U.S. liquefied natural gas (LNG) projects have signed the highest volume of global long-term export contracts this year as the next wave of facilities locks in customers seeking supply security.
A report released Wednesday by analytics firm GlobalData shows the long-term contracts inked by U.S.-based exporters so far in 2019 have amounted to 22.3 million metric tons/year, accounting for 67% of all the long-term contracts signed across the world.
The finding comes as no surprise, said Patrick Rau, NGI’s director of strategy and research, “if for no other reason than the U.S. has the largest number of potential LNG export facilities on the drawing board right now.” He added that those projects, expected to come online in the coming years, “are still being underpinned by longer-term contractual obligations, since construction costs for the trains are astronomical.”
GlobalData said the contract with the highest export volumes inked by a U.S. project was signed between Golden Pass Products and Ocean LNG Ltd. for 15.6 mmty. Those volumes are to be supplied by Golden Pass LNG for 20 years between 2024 and 2044. That project, which is being developed by Qatar Petroleum and ExxonMobil Corp. would be built in Sabine Pass, TX, and is expected to start operations in 2024.
GlobalData analyst Sunrita Dutta noted that the other major long-term LNG contracts signed to export from the U.S. included one between Driftwood LNG and Total SA for 2.5 mmty from 2023-2038 and others signed by Magnolia LNG and RioGrande LNG for the export of 2 mmty each from those facilities when they enter service.
Mozambique signed the second highest long-term LNG contract volumes this year with 9.7 mmty. Mozambique LNG signed all the contracts for export with different buyers.
“Canada and Papua New Guinea account for the remaining long-term LNG contract volumes signed for 2019,” Dutta added.
The U.S. became the world’s third largest LNG exporter this year behind Australia and Qatar. Send-outs have increased as new liquefaction units, including Sabine Pass Train 5, Corpus Christi Trains 1 and 2, and Cameron Train 1, along with the first unit at Elba Island LNG, have all come online since last November.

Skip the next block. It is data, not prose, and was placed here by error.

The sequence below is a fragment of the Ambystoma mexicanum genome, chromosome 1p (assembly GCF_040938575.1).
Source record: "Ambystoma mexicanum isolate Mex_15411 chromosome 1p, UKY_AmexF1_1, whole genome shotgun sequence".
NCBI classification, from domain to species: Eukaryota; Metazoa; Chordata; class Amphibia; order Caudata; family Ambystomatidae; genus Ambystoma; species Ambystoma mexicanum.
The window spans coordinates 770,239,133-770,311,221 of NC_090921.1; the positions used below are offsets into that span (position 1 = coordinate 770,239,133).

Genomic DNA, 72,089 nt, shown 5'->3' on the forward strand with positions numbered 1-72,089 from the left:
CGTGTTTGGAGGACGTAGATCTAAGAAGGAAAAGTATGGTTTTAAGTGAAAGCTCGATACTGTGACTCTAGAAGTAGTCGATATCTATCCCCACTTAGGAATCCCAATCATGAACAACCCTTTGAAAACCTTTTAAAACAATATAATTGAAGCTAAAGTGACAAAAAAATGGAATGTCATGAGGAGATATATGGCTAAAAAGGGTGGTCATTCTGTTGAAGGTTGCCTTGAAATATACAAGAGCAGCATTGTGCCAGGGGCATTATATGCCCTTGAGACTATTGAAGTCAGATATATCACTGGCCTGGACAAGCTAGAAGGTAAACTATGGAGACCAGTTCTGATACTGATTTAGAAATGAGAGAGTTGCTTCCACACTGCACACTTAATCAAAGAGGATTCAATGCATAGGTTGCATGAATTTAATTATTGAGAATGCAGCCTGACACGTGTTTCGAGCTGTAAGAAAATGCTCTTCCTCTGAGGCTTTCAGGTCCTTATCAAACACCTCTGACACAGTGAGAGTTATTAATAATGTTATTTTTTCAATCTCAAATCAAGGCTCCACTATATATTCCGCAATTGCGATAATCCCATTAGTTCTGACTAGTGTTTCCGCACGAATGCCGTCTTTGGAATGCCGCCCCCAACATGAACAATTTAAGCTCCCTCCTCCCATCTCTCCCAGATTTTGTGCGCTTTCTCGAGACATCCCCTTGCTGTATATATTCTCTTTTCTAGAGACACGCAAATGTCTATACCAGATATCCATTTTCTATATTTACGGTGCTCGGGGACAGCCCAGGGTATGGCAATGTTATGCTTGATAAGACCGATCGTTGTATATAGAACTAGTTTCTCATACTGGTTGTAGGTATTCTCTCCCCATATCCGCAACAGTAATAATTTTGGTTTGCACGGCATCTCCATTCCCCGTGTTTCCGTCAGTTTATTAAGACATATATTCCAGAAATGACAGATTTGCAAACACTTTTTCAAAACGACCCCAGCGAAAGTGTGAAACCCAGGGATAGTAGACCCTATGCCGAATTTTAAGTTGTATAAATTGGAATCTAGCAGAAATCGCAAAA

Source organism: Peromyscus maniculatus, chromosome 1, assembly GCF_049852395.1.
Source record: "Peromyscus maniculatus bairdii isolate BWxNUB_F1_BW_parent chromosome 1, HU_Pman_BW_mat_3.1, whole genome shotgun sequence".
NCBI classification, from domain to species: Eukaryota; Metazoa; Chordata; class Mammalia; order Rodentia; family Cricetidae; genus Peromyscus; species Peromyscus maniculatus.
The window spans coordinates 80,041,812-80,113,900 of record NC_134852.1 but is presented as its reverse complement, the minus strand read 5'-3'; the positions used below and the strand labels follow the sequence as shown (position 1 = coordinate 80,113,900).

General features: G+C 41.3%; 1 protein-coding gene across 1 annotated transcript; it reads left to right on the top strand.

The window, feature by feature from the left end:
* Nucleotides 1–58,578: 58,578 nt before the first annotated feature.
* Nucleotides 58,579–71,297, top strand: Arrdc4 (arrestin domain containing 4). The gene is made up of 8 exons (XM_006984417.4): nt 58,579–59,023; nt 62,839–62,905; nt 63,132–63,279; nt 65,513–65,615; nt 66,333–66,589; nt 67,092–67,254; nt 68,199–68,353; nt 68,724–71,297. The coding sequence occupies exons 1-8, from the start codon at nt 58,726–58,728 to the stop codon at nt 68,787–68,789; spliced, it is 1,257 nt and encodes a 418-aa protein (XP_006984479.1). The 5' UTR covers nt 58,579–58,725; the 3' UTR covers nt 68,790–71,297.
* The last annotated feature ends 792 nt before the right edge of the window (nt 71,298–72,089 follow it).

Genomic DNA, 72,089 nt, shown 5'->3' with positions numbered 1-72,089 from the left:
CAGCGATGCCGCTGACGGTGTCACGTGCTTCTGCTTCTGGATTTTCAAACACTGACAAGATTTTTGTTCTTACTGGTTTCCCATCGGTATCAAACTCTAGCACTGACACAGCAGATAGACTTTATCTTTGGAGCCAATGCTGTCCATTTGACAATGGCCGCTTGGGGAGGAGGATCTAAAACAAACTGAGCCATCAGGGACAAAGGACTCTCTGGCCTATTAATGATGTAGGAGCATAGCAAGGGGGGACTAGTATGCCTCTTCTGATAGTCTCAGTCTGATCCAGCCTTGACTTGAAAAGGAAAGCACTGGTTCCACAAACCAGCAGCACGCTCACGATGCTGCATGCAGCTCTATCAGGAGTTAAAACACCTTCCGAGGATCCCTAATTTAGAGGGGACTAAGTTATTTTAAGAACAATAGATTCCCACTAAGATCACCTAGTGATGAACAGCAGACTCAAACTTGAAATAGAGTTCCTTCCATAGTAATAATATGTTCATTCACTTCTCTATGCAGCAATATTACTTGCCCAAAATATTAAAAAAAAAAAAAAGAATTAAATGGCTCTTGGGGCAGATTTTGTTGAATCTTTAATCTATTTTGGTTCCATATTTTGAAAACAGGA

The traditional point-to-point model that has served the global LNG trade for decades has evolved as a more diverse set of suppliers has entered the market and flexible U.S. LNG contracts have driven more spot cargos. “The length of these contracts can vary, of course, most of them, if not all of them, likely do not have destination clauses, so that adds a great deal of flexibility,” Rau said.
But even as commercial structures are evolving with a second wave of U.S. projects and a supply glut is taking shape, long-term contracts have not yet been undermined. They remain in favor with LNG buyers. Since 2016, when exports from the Lower 48 began, more than 3.42 Tcf of LNG has departed the U.S., but just 434 Bcf, or 13.6% of those exports, have been shorter-term spot cargos, according to the Department of Energy.
Last year at this time, Rystad Energy said that long-term contract volumes were on the rise across the globe. But even as the trend persists and the spot market remains challenged by falling prices, the dynamics could eventually shift as more project developers, particularly in the U.S., compete for buyers.
Venture Global LNG Inc., for example, is pushing a new modular design concept that could lower engineering, production and construction costs down.
“They may not need to sign contracts quite as lengthy to cover the construction costs,” Rau said. But for now, “banks like to see longer-term contracts in place before issuing financing and that may be a bit more so at this moment, given the current oversupply and unknown long-term variables such as the impact of renewables on the industry and global political risk.”